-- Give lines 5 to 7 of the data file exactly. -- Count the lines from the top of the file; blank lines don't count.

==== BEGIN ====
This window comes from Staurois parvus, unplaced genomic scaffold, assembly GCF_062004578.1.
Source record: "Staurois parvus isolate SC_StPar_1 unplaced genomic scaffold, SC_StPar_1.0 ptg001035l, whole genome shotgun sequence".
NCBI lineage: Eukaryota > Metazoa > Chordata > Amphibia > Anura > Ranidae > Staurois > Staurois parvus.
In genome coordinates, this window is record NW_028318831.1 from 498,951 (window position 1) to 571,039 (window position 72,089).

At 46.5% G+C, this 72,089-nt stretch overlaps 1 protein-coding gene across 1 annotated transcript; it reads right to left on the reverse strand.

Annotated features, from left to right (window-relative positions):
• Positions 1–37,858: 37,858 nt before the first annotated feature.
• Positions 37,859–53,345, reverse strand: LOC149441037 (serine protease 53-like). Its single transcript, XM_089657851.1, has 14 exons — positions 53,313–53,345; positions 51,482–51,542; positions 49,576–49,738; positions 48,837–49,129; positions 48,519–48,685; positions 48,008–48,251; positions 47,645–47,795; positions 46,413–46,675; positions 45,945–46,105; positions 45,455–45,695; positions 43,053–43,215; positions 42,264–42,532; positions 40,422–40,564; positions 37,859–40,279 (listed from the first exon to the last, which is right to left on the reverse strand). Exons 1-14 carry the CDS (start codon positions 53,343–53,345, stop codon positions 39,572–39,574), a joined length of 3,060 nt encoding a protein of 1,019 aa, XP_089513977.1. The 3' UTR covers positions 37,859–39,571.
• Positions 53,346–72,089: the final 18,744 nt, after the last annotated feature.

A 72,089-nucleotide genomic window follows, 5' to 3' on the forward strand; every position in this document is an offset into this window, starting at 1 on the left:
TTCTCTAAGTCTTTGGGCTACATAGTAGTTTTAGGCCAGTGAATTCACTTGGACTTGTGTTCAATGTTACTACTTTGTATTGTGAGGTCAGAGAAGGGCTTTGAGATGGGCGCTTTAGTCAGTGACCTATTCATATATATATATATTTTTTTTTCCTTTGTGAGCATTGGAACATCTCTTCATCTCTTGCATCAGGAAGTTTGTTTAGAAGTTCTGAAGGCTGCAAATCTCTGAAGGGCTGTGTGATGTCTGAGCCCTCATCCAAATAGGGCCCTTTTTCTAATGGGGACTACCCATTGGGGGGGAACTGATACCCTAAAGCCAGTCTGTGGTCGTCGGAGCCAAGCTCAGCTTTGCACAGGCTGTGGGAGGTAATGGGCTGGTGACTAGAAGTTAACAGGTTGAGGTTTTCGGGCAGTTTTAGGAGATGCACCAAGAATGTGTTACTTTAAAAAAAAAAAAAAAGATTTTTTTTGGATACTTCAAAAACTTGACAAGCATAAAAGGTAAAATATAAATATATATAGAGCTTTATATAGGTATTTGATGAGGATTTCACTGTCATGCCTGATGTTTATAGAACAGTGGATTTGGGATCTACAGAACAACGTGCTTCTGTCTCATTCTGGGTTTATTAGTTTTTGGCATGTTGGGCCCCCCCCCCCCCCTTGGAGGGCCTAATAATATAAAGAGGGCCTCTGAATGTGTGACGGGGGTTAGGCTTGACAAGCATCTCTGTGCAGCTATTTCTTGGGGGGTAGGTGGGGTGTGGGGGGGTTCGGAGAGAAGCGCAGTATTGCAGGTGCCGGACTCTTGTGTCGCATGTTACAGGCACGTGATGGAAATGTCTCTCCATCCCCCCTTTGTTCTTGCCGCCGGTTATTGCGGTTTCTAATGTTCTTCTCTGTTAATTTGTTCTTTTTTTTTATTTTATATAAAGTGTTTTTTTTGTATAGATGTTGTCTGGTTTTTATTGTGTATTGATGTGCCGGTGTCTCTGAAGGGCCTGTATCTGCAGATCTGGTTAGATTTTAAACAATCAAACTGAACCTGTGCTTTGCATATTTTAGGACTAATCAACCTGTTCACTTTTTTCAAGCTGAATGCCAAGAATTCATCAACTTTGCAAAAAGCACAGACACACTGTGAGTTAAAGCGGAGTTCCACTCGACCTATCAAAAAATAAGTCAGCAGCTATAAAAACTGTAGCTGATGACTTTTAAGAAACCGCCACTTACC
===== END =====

At 46.5% G+C, this 72,089-nt stretch overlaps 1 protein-coding gene across 1 annotated transcript; it reads right to left on the reverse strand.

Annotated features, from left to right (window-relative positions):
• Positions 1–37,858: 37,858 nt before the first annotated feature.